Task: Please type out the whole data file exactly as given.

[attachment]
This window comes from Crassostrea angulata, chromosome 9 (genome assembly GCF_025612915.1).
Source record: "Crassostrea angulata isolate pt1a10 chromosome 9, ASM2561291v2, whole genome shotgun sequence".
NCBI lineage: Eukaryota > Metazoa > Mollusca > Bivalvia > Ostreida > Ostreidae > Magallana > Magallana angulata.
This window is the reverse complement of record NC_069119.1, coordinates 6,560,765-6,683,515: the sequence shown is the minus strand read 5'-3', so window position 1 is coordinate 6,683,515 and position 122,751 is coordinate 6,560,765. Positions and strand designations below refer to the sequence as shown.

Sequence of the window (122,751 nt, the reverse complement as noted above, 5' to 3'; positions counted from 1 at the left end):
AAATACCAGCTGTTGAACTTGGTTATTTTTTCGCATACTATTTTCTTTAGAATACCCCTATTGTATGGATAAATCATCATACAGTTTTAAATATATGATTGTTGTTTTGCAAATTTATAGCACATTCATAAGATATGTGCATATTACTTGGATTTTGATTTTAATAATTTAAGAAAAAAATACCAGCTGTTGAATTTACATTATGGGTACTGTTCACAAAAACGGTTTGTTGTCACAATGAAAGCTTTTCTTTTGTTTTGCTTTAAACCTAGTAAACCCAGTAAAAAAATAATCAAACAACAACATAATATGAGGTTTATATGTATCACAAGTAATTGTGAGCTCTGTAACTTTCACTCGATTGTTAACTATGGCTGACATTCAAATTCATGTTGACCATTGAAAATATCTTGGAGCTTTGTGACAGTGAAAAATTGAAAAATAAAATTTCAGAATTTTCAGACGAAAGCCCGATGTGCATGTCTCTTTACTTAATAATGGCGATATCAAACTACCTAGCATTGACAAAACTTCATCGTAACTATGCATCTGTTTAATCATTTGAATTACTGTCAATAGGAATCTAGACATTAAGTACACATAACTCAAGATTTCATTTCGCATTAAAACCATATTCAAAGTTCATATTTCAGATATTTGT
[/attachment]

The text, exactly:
This window comes from Crassostrea angulata, chromosome 9 (genome assembly GCF_025612915.1).
Source record: "Crassostrea angulata isolate pt1a10 chromosome 9, ASM2561291v2, whole genome shotgun sequence".
NCBI lineage: Eukaryota > Metazoa > Mollusca > Bivalvia > Ostreida > Ostreidae > Magallana > Magallana angulata.
This window is the reverse complement of record NC_069119.1, coordinates 6,560,765-6,683,515: the sequence shown is the minus strand read 5'-3', so window position 1 is coordinate 6,683,515 and position 122,751 is coordinate 6,560,765. Positions and strand designations below refer to the sequence as shown.

Sequence of the window (122,751 nt, the reverse complement as noted above, 5' to 3'; positions counted from 1 at the left end):
AAATACCAGCTGTTGAACTTGGTTATTTTTTCGCATACTATTTTCTTTAGAATACCCCTATTGTATGGATAAATCATCATACAGTTTTAAATATATGATTGTTGTTTTGCAAATTTATAGCACATTCATAAGATATGTGCATATTACTTGGATTTTGATTTTAATAATTTAAGAAAAAAATACCAGCTGTTGAATTTACATTATGGGTACTGTTCACAAAAACGGTTTGTTGTCACAATGAAAGCTTTTCTTTTGTTTTGCTTTAAACCTAGTAAACCCAGTAAAAAAATAATCAAACAACAACATAATATGAGGTTTATATGTATCACAAGTAATTGTGAGCTCTGTAACTTTCACTCGATTGTTAACTATGGCTGACATTCAAATTCATGTTGACCATTGAAAATATCTTGGAGCTTTGTGACAGTGAAAAATTGAAAAATAAAATTTCAGAATTTTCAGACGAAAGCCCGATGTGCATGTCTCTTTACTTAATAATGGCGATATCAAACTACCTAGCATTGACAAAACTTCATCGTAACTATGCATCTGTTTAATCATTTGAATTACTGTCAATAGGAATCTAGACATTAAGTACACATAACTCAAGATTTCATTTCGCATTAAAACCATATTCAAAGTTCATATTTCAGATATTTGT